The size and arrangement of a TDP 10 may vary. Generally, a TDP has a cylindrical outer wall 22 that surrounds the nozzle 20 that extends between the inner and outer tank shells. The TDP outer wall is typically 8-12 inches wider than the nozzle, which can range from 3-40'' in (outside) diameter. Thus, the outer wall can be from 11-52'' in diameter or greater. TDP' s of this size are typically from 5'8'' to 6' long.
 As seen in FIGS. 2 and 3, the illustrated suction wand 14 is fabricated from conventional PVC pipe, but could also be fabricated from other material. The wand has inner and outer cylinders. In this example, the inner cylinder 30 is made of 1'' inside diameter PVC pipe and is approximately 28'' long. The outer cylinder 32 is made of 2'' inside diameter PVC pipe and is approximately 25'' long. The inner cylinder extends through the outer cylinder and projects approximately 2-3'' upwardly from a proximal cap 34 on one end 36 of outer cylinder. These dimensions may vary. Here, a 1'' MPT×1'' PVC socket female adapter 38 is attached to the projecting end of the inner cylinder. Other pipe or tube arrangements could be used.
 The proximal cap 34, here made of PVC, connects the proximal end of the outer cylinder 32 to the inner cylinder 30. The inner cylinder 30 extends through a 1 and 1/4'' diameter central opening 40 in the cap. Proximal air vents 42 are provided on the proximal cap. In this example, the proximal air vents take the form of a series of twelve 5/16'' diameter holes drilled around the central opening in the cap. A distal cap 44 connects a portion of the inner cylinder to a distal end 46 of the outer cylinder 32. Distal air vents 48 are provided on the inner cylinder near the distal cap. In this example, the distal air vents take the form of four 1/8'' diameter holes drilled approximately 3/4'' from the distal end of the inner cylinder.
 To ensure good delivery of insulation to the void within a "bird-feeder" type retainer TDP such as the one illustrated in the figures, portions of the TDP can be sealed prior to applying the vacuum. This can be done, for example, with plastic sheeting 50 and duct tape.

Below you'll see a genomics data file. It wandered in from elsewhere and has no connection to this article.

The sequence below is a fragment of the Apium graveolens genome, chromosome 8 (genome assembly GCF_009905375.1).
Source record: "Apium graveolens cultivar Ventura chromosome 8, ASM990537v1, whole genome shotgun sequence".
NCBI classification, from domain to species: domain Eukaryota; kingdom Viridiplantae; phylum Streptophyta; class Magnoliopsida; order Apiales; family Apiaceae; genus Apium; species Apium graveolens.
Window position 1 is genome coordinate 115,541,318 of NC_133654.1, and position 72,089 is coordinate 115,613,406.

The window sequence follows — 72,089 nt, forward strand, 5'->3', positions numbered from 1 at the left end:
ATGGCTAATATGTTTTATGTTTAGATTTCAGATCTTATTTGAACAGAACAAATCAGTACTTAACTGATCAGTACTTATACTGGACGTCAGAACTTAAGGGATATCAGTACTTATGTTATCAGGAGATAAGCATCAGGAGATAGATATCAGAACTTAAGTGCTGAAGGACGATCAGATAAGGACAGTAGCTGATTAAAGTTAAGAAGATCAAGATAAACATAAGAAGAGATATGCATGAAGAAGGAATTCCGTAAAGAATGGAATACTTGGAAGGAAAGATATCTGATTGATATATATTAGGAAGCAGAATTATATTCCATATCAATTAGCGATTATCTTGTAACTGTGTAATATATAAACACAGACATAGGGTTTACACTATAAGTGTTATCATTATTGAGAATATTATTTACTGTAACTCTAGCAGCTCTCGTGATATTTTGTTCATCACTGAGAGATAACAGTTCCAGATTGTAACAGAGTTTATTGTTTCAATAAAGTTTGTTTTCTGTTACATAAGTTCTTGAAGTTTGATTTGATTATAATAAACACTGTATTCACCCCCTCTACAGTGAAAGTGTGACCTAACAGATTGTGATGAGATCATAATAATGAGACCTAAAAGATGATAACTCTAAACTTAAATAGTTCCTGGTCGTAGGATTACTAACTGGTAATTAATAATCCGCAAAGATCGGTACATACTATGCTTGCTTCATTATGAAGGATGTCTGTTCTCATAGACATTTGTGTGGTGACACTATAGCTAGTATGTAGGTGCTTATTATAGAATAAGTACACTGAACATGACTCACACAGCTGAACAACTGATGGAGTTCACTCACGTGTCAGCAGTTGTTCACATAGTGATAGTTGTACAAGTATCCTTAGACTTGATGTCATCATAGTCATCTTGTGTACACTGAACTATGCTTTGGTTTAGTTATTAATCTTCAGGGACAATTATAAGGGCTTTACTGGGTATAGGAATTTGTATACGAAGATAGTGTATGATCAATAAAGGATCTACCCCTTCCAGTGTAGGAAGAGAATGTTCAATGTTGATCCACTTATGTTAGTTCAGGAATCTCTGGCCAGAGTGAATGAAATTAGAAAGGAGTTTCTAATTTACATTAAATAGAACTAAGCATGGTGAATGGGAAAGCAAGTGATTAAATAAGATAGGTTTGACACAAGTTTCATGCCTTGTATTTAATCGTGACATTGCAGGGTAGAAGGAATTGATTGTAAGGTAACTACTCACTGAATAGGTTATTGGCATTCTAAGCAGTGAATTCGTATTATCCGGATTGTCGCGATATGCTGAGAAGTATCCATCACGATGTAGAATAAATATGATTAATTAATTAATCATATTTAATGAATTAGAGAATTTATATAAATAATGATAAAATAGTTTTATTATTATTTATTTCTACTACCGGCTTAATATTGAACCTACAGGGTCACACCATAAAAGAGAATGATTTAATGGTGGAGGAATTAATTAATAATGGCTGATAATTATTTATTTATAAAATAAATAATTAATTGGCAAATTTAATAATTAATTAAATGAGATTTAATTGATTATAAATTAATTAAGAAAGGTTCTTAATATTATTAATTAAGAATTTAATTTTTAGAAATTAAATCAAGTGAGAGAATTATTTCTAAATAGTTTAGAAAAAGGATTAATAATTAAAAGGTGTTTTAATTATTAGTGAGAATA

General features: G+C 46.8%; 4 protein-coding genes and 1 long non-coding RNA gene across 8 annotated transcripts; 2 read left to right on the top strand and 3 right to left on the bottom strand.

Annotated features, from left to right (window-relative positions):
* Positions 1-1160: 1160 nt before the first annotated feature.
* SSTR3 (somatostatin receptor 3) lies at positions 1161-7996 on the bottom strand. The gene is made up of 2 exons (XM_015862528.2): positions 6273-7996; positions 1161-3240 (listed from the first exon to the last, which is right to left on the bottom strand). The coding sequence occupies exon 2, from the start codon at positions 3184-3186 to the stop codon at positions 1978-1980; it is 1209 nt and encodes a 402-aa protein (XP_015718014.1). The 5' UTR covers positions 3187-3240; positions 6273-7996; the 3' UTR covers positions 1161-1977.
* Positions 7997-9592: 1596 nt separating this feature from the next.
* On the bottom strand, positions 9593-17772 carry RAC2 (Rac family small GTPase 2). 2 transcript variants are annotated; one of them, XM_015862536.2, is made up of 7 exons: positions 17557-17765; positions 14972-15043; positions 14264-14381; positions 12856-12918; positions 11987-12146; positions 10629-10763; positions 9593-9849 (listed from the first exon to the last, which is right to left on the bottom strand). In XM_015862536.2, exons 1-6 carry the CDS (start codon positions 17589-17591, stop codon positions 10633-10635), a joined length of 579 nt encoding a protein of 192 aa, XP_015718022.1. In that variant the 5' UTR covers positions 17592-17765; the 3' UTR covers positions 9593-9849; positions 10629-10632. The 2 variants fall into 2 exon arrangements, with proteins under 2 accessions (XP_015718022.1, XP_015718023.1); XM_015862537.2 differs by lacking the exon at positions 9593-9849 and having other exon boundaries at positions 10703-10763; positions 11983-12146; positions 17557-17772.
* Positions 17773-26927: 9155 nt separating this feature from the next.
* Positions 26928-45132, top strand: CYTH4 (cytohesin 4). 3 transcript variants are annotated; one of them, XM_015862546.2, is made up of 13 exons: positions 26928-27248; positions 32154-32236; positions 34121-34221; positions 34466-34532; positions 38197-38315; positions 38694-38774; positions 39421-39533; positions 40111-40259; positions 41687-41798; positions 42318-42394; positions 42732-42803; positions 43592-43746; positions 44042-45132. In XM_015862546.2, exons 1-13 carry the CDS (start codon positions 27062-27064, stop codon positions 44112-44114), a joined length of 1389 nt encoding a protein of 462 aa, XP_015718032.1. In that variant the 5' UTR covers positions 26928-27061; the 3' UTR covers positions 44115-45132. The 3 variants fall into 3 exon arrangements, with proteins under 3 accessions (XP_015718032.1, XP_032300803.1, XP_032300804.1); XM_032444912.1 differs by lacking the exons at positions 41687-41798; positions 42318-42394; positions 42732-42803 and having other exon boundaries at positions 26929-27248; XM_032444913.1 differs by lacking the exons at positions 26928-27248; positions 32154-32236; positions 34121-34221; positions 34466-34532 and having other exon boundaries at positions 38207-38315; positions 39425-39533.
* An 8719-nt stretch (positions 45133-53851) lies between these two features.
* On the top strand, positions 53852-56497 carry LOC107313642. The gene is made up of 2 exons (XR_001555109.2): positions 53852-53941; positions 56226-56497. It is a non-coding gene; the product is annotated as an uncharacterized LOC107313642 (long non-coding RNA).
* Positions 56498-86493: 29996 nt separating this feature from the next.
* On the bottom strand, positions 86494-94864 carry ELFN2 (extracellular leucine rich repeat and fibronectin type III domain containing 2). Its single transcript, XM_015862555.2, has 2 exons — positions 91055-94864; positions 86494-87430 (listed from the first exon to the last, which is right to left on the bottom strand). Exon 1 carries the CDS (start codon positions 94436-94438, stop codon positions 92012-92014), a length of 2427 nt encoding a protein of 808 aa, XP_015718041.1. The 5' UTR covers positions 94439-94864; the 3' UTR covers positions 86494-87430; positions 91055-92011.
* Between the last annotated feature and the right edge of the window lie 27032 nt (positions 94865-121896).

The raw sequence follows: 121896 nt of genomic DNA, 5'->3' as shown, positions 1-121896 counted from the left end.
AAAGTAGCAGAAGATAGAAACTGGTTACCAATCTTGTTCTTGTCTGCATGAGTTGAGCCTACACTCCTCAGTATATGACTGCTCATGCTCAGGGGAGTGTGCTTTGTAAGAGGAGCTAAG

In the illustrated arrangement, two openings 60 and 62 in the TDP 10 (see FIG. 1) are used to draw or move Perlite into the void within the TDP. In the example seen in FIG. 4, the openings are remotely-spaced 3/4'' or 1'' threadolets or pipe couplings. They are generally sealed by conventional pipe plugs (not shown). Generally, the openings should be positioned on opposite sides of the TDP 10.
 In the illustrated arrangement, suction is provided through one of the openings 60. Although other arrangements are possible, in this case suction is providing using a Penberthy GH1 jet pump 70 or equal, as seen in FIG. 1. The jet pump is connected to a 1'' suction strainer 72 (seen in FIG. 5) that is screwed into a pipe coupling in the opening. When connected, the pump preferably draws a vacuum of a minimum of 8-10 inches of mercury in the TDP, as measured at the opposite opening 62.
 The vacuum provided by the jet pump 70 draws insulation through the opposite opening 62. To do this, the distal end of the suction wand 14 (the end with the distal cap 44) is here inserted into the container 12 of insulation, as seen in FIG. 1. In this example, the container is a 4 cubic-foot bag of Perlite insulation. Other containers and other types of insulation or comparable granular material could also be used. The opposite, proximal end of the suction wand is connected to a 1'' i.d. hose 80 using Teflon tape and a hose clamp. (Other arrangements are possible.) The opposite end of the hose is connected to the opening 62 on the TDP 10 and can be further sealed using duct tape.
 As the insulation is drawn from the container 12 into the TDP 10, the proximal air vents 42 on the proximal end of the wand 14 should be kept above the level of insulation in the container.
 During fill, the hose 80 may clog. If it does, repeatedly "throttling" the jet pump 70 off for several seconds and then back on may enable more insulation to be added.
 After the initial fill, the TDP 10 can be vibrated to settle the insulation in the void. The vibration process is well known among those skilled in the field. After vibration, the fill process is repeated. The strainer 72 and the hose 80 are then removed, and the openings 60 and 62 are re-sealed.
 The illustrated TDP 10 can be sealed, filled, vibrated, and "topped off" with a final fill in less than one hour. In contrast, the conventional process of blowing insulation into the illustrated TDP would take more than several hours, and would result in more insulation being lost to the environment during the fill process.
 This description of various embodiments of the invention has been provided for illustrative purposes. Revisions or modifications may be apparent to those of ordinary skill in the art without departing from the invention. The full scope of the invention is set forth in the following claims.
Patent applications by Brian D. Wiese, Naperville, IL US
Patent applications by David M. O'Meara, Joliet, IL US
Patent applications by Thomas Glen Graham, Plainfield, IL US
Patent applications by CHICAGO BRIDGE & IRON COMPANY